Synonyms and other taxonomic changes
Steniodes mendica (von Hedemann, 1894)
Heringia mendica Hedemann, 1894
Dyar, 1914 (1)
Stenia ceddalis Schaus, 1924
is the only member of the genus in America north of Mexico. (2)
Dyar 1914 (1)
in his description of Stenia declivalis
, now Steniodes declivalis
, notes, “… the whitish outer line of hind wing distinct, sharply angled, touching the outer margin in its outmost angle, not rounded, indistinct, not more or less withdrawn from the margin as it is in gellialis from Brazil.” He goes on to describe Stenia declivalis var. indianalis
, which was later synonymized with Steniodes mendica
, saying that it’s similar but with less discernible markings and a more pale hindwing. Also see Schaus, W. 1924 in Print References below.
Google translation of Hedemann, 1894: 294
"34. Mendica n. Sp. A dark-skinned animal. Size, coloring and wing shape like Minoralis Sn.
Palps dark brown at the top and sides, snow-white below. Front legs light brownish, the brush of the rails yellowish brownish. The other pairs of legs turned yellowish gray, their thighs and rails more or less brownish. Head and thorax brown-gray, body a little lighter.
Front wing dark brown-gray. A large, round, darker middle flaw hardly emerges from the base color, any more than the very indistinct first streak. The second is lighter than the base color, yellowish, inwardly finely darkened. It forms a yellow spot on the front edge, as in the case of the minoralis, runs in the lower half as in this case, but is straight in the fore-edge half and forms a small arch against the root only on rib 5. The slightly brighter hem line does not appear as sharp as in the minoris. Fringes greyish brown, with a barely noticeable darker dividing line.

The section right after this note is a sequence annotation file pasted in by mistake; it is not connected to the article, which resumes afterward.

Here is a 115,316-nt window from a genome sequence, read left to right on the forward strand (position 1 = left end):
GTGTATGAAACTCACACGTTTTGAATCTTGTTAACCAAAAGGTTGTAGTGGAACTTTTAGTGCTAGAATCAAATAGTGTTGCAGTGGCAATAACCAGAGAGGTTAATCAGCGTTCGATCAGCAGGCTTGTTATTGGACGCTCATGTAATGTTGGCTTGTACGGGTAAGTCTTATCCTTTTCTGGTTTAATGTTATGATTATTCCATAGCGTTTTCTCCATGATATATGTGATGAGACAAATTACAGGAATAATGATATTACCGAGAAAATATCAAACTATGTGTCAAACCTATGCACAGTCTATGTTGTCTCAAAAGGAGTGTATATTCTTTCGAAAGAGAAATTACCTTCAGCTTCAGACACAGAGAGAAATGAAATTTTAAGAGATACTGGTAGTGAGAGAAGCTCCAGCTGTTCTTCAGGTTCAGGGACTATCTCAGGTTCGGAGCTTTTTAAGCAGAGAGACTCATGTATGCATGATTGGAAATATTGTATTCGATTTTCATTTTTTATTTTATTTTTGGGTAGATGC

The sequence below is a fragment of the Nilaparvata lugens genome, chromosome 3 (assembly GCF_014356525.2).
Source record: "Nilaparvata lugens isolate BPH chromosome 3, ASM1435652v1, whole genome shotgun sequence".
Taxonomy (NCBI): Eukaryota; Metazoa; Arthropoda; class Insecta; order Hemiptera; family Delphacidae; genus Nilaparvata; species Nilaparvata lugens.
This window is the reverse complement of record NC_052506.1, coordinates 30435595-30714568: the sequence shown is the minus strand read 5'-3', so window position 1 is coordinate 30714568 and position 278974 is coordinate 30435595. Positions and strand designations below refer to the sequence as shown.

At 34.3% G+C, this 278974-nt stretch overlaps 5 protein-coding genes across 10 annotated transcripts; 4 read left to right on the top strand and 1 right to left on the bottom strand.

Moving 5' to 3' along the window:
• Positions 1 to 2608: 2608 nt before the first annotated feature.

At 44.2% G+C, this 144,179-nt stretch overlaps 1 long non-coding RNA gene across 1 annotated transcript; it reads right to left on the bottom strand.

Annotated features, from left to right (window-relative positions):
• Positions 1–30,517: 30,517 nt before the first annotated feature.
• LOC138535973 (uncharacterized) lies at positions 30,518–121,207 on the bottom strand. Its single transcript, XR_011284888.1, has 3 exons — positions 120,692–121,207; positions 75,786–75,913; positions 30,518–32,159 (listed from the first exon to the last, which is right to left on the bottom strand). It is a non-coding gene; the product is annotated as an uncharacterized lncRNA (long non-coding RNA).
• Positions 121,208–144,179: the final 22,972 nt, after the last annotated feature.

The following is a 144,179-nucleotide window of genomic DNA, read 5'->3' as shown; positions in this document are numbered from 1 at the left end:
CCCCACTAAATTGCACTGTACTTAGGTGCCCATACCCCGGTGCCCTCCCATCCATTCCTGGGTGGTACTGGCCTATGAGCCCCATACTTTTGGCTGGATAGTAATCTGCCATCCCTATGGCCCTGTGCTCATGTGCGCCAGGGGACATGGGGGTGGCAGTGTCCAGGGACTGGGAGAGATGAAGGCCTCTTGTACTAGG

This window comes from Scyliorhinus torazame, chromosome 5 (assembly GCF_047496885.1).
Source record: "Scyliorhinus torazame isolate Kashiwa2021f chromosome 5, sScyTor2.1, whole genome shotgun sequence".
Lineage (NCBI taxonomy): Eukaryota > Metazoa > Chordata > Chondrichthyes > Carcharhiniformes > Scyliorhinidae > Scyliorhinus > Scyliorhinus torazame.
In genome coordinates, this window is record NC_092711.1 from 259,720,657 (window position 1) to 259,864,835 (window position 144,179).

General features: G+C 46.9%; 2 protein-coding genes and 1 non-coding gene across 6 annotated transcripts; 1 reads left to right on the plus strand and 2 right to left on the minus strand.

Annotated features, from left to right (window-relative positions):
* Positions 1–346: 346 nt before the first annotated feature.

Hind wings slightly lighter than the front ones. The hem finely darker, fringes gray with a darker division line, which weakens from the front margin to rib 1 rather strongly, from there to the inner angle. In a ♀ there is an indication of the rear transverse line. The hind wings of the other copies are unpainted.
Underside of all wings light brownish gray.
The animal does not seem to be rare on both islands and likes to come to the light. But it is easily injured by the flight, as we received only 2 very good copies of some 20 pieces."
Heppner (2003) listed the range to include Florida to Texas(3)
; West Indies; Mexico. (4)
Moth Photographers Group includes Georgia. (2)
Heppner (2003) reported January to December in Florida. (5)
Heppner (2003) reported the host was unknown. (5)
Dyar, 1914: 285-286
(description of Stenia declivalis
Hedemann, 1894. Stett. Ent. Ztg. 55: 293
Schaus, W. 1924 New species of Pyralidae of the subfamily Nymphulinae from tropical America ( Lepid.). Proceedings of the Entomological Society of Washington.
(description of Stenia ceddalis